In any event, in picking 47² poets for this anthology, Ochester also omitted at least the other 31 listed in his catalog, including Allison Joseph, Carol Muske, Odysseus Elitis³, Lyrae Van-Clief Stefanon, Gabe Gudding, Gary Gildner, Aaron Smith and Rick Hilles. Going through the catalog, I don’t think there was a general principle determining who did or did not get included, beyond say the fact that those poets with multiple Pitt volumes – Billy Collins, Ted Kooser, Robin Becker, or Alicia Suskin Ostriker – are all represented. The real reason is, I suspect, Ochester’s sense of how many pages he wanted to allocate to each poet and the size volume the press could afford.
There are, as it happens, some Pitt poets in the PD archives who did not make it through the much tighter funnel in that anthology. One case in point is
foams toward shore.
It’s impossible not to guffaw at an opening sentence like that. Unfortunately, the rest of the poem makes plain that this isn’t a satire on bad writing, but rather is the real deal itself. Reading Becker’s selection in APN, however, suggests that “Sound View” represents some sort of lower limit of bathos toward which her work might descend. It’s not that Becker’s not given to ludicrously figurative language –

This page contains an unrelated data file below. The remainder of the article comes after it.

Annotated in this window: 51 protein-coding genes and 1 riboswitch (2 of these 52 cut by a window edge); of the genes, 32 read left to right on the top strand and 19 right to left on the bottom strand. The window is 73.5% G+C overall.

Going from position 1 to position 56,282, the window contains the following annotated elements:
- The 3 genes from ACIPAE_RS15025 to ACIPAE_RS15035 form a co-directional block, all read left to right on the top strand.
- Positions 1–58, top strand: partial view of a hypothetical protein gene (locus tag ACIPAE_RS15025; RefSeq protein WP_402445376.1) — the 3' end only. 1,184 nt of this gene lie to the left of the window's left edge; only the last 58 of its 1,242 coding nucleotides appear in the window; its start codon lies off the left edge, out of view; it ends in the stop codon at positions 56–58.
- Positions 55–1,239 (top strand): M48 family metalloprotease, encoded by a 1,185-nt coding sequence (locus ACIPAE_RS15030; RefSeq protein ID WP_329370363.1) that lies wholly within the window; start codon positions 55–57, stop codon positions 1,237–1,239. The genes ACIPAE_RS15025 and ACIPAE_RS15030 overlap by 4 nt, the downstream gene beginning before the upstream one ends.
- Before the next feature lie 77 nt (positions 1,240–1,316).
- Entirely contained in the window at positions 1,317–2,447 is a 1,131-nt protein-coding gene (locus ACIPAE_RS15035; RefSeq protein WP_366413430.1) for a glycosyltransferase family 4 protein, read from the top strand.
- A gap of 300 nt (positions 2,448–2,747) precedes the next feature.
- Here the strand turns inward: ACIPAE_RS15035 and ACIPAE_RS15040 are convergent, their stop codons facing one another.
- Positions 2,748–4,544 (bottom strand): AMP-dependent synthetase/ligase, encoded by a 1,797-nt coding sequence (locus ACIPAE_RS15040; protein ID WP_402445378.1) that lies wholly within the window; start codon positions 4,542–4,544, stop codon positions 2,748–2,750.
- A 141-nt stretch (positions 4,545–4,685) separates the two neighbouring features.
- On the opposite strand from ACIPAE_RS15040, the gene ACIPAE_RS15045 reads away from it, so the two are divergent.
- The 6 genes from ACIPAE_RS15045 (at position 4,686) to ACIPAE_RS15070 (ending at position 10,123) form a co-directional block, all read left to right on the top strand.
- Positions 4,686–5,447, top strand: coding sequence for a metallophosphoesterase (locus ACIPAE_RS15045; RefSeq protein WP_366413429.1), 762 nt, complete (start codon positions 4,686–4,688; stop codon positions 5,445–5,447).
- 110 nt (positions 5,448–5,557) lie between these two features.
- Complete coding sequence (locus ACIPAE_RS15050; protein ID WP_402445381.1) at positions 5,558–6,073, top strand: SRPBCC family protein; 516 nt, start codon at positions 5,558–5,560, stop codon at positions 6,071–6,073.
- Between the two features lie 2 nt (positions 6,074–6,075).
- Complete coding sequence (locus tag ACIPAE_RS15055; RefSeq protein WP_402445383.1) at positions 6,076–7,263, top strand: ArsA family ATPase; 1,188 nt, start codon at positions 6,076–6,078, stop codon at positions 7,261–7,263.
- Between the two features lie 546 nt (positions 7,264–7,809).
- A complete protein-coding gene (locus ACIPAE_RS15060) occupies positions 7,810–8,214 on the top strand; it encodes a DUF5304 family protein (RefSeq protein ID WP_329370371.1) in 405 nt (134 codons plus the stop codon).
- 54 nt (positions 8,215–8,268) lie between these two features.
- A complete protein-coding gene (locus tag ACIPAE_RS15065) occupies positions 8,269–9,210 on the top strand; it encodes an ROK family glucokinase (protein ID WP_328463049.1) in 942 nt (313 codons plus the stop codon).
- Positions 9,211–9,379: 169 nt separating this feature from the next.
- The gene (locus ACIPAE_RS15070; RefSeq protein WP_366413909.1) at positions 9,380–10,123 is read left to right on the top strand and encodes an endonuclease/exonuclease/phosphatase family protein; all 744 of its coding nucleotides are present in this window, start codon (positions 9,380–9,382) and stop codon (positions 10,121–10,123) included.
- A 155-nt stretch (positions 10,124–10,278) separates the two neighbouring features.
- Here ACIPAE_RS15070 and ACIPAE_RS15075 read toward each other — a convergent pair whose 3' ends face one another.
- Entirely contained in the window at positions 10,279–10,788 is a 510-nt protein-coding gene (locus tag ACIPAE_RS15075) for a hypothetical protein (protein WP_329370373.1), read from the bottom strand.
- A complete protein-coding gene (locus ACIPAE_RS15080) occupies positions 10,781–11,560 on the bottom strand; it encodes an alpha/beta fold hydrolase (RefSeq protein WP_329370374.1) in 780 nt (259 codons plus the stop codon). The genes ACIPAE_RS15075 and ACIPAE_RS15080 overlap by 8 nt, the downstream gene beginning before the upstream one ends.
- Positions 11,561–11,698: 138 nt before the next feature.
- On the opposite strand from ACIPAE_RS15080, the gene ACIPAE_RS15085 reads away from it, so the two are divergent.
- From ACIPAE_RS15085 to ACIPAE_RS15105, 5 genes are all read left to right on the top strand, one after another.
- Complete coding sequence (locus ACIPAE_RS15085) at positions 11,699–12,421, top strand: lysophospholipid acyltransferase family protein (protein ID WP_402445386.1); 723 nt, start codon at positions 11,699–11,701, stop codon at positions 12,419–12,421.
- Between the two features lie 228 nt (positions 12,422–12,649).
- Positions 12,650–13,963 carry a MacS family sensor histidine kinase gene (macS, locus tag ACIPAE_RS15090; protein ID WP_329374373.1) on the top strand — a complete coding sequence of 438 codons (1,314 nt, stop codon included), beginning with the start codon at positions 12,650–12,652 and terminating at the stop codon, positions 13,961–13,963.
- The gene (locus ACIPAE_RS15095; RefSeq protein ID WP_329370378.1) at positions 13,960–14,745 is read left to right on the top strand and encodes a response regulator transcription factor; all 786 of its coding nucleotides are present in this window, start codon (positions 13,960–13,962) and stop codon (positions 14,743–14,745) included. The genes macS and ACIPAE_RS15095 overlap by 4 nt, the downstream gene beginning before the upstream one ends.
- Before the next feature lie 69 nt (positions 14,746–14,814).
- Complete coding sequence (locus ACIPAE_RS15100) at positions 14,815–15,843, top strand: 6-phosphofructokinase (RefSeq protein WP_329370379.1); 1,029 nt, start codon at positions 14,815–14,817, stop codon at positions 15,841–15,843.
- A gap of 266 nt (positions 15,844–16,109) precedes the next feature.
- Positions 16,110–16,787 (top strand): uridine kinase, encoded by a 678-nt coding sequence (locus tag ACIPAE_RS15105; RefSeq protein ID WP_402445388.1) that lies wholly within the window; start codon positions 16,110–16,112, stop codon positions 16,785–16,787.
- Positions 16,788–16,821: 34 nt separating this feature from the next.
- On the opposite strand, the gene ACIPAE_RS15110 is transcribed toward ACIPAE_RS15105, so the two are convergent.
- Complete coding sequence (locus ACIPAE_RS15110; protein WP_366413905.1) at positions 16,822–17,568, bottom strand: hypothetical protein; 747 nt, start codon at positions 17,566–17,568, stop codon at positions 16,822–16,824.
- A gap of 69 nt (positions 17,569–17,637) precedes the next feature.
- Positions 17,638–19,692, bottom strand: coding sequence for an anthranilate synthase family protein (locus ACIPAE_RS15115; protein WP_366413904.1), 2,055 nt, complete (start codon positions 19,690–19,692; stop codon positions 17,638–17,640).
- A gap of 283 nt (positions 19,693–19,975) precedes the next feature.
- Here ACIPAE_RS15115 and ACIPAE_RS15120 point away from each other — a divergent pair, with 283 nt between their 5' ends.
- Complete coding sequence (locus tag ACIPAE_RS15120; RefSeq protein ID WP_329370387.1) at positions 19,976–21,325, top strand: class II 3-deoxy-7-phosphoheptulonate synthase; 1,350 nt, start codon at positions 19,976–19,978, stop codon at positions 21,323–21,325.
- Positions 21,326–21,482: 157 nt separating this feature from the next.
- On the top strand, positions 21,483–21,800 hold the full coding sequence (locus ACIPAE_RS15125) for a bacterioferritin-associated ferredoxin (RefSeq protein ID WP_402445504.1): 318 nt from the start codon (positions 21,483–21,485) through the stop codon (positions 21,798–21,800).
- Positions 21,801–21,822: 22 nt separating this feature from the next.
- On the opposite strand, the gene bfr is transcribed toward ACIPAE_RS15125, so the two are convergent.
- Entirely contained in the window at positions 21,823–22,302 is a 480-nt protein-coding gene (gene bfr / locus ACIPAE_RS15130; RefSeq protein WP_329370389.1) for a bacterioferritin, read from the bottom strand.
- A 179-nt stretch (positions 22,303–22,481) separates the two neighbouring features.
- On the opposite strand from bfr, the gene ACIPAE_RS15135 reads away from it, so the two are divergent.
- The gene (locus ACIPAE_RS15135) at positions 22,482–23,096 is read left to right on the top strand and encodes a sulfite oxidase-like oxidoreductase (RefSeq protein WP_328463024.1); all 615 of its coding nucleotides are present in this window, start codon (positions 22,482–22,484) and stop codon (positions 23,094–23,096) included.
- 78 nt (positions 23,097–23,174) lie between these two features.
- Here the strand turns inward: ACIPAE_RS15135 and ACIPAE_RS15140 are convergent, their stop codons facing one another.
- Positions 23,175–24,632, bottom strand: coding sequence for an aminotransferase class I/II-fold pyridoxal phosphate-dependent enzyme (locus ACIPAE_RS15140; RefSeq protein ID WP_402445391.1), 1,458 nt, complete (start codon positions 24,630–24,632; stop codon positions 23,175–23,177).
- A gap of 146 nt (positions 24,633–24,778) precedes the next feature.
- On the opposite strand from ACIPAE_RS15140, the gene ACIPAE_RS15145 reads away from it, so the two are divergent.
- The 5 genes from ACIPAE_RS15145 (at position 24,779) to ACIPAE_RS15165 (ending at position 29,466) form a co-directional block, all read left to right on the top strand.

I like to watch
your breasts float like two birds
– but rather that, at her best, she’s not a poet of figurative language at all, but rather of relationships. Indeed, in “Adult Child,” likewise in APN, the only false notes occur precisely where Becker uses metaphor as filler:
Now that my parents are old, they love me fiercely,
and I am grateful that the long detente of my childhood
has ended; we stroll through the retirement community.
My father would like to call the woman who left me
and tell her that I will be a wealthy woman someday.
We laugh, knowing she never cared about money
but patiently taught him to use his computer and program
the car phone. In the condo, my mother navigates
a maze of jewelry, tells me the history of watches,
bracelets, rings, pearls. She says I may sell
most of it, she just wants me to know what’s what.
I drive her to the bank where we sign a little card
and walk, unaccompanied, into the vault, gray boxes
stacked like bodies. Here, she says, are the titles and deeds.
Ignore détente and stacked like bodies and this is a decent piece of writing, concise & perceptive. The two metaphors don’t add anything – they really are filler – but they’re not so wildly inappropriate as to cause more than an instantaneous wince. And this poem is much more characteristic of what Ochester has chosen to represent of Becker in his anthology – and indeed even from Domain of Perfect Affection on the Pitt web site. So the mystery is not why did Boller & Selby not choose to include Becker in their anthology, but how did that particularly garish & silly piece get chosen for Poem-of-the-Day in the first place.